Establishing a School-Based Mentoring Program for Youth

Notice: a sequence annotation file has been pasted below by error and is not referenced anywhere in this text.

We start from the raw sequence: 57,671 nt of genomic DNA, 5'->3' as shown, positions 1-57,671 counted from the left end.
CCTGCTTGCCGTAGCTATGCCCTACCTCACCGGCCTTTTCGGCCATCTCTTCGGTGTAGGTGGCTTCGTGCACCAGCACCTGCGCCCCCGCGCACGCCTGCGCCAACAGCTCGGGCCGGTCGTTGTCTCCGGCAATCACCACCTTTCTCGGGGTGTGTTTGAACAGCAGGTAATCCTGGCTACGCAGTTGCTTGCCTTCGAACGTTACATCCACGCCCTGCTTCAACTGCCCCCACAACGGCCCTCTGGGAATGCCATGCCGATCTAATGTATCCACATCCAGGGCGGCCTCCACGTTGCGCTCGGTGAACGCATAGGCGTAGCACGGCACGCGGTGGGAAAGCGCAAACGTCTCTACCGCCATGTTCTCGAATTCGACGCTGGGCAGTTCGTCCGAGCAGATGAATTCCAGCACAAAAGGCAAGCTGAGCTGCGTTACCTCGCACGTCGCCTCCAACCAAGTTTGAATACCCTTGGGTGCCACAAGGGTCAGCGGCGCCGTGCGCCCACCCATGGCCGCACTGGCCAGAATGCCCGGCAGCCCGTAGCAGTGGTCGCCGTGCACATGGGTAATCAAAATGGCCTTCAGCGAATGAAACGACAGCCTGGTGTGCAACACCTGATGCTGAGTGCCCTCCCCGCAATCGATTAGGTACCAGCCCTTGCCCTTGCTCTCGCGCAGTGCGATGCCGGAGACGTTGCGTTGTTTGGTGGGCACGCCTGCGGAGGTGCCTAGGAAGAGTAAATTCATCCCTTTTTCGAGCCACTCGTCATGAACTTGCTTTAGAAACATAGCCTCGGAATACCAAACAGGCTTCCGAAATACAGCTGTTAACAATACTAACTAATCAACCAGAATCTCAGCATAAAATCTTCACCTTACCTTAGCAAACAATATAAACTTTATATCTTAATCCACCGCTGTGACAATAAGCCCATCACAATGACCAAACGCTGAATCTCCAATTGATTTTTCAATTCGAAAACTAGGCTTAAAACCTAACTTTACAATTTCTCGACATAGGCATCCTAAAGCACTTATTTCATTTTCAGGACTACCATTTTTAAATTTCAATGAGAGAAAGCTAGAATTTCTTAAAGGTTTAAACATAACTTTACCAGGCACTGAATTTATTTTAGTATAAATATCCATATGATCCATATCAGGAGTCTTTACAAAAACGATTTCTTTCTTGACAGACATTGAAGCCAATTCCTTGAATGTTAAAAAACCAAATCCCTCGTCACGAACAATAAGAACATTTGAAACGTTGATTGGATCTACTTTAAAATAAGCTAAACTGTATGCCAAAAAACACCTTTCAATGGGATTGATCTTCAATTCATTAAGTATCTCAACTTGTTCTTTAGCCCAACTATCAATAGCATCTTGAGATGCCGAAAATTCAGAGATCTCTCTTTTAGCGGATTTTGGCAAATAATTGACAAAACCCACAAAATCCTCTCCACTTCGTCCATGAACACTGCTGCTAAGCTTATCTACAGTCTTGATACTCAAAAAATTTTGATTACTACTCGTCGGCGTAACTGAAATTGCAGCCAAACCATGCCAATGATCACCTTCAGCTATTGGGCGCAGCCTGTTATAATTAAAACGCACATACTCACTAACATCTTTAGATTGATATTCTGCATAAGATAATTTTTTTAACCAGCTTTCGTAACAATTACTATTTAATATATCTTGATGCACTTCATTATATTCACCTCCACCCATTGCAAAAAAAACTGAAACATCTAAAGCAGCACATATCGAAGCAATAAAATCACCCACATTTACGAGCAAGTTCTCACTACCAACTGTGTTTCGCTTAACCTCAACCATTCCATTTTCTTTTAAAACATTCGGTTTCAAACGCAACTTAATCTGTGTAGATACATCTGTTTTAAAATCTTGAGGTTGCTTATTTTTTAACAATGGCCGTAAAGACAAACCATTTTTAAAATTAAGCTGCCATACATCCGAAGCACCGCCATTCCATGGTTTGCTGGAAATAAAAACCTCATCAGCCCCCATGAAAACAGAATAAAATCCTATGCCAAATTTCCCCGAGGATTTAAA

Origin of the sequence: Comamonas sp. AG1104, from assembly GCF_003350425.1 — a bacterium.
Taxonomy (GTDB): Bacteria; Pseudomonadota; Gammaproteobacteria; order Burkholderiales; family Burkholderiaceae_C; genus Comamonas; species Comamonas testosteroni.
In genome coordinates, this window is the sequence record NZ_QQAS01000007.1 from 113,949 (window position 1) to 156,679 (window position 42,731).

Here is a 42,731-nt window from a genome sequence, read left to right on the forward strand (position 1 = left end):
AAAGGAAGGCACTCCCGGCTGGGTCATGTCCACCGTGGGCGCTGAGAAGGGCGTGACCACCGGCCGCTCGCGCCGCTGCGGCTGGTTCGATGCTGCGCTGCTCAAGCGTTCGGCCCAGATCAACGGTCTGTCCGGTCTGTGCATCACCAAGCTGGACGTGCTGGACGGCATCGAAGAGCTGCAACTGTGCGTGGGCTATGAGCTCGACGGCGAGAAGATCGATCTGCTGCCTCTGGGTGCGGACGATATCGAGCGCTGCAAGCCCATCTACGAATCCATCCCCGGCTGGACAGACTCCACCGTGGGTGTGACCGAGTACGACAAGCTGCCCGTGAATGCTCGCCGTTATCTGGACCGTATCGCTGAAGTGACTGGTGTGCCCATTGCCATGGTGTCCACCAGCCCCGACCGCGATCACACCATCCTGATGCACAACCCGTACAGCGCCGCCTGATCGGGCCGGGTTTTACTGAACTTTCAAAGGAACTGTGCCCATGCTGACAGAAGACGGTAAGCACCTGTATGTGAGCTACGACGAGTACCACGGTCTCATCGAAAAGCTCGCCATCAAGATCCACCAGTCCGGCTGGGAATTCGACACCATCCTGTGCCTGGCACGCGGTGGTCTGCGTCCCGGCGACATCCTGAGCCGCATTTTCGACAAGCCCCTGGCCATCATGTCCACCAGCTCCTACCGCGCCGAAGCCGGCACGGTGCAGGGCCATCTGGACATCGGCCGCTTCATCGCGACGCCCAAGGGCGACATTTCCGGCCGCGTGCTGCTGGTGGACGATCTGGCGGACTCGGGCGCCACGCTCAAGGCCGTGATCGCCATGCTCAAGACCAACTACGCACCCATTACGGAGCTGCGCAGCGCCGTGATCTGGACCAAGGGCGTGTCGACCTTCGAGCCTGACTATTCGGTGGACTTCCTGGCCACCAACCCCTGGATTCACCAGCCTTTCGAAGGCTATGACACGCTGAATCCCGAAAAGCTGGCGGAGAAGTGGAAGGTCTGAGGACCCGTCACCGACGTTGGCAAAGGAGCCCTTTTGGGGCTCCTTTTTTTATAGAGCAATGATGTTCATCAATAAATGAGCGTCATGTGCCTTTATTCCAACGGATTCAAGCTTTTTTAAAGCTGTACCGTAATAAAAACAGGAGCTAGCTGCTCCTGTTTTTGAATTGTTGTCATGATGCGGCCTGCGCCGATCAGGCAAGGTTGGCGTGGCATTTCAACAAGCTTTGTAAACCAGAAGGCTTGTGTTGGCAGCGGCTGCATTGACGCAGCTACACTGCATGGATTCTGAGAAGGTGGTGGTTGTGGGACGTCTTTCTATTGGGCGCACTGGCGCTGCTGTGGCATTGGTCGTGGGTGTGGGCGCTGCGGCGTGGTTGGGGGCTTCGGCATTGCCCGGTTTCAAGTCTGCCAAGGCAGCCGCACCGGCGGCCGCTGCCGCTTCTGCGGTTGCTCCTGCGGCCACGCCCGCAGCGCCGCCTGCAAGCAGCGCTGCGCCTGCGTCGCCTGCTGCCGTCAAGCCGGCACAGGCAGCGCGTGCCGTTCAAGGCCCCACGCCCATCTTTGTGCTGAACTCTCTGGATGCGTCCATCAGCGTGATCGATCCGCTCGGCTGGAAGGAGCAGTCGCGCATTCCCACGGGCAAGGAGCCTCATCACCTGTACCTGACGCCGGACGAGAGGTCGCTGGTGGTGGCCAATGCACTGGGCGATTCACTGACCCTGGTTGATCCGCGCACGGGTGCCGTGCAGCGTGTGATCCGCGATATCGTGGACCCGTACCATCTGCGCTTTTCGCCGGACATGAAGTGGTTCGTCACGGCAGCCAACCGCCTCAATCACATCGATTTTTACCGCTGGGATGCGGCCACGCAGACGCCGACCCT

This article is about a high school counselor who realizes the struggles of students who are involved in the transition from the juvenile system into adulthood. The students range from having an emotional disorder to being incarcerated to getting out of a juvenile detention center to having a learning disability in a school setting. The couselor has decided that a school-based mentoring program will help ease students with transitioning back to their neighborhood schools. She feels that this type of mentoring will improve students’ academic grades, communication and social skills, and will get students involved in their community. One of the main reasons she wants to start this program is students who return to school from a juvenile facility face multiple academic and behavioral challenges. Students may feel unprepared to join the work force due to poor academic skills. This could be a cause of missing many days of school. More often then not, students with disabilities are more likely to go right back to a juvenile facility.( Waller, Katherine S., David E. Houchins, and Patsy Thomas Nomvete." Beyond Behavior 19.3 (2010): 30-35) School staff cares about the students in their schools, and in their classrooms. Outside of the school community family plays a very important role in helping with transitioning. But unfortunately, a student’s home environment can just add to students emotions. A school mentor can use various avenues in the school setting such as the nurse, teachers, guidance counselors, and will have access to a students records. How can a teacher effectively teach a student who has so much baggage? If a moderate disabled student comes to school not prepared to learn because of outside influences, how will she succeed? These are questions that teachers and staff need addressed. Many schools along with the school staff realize that having a...
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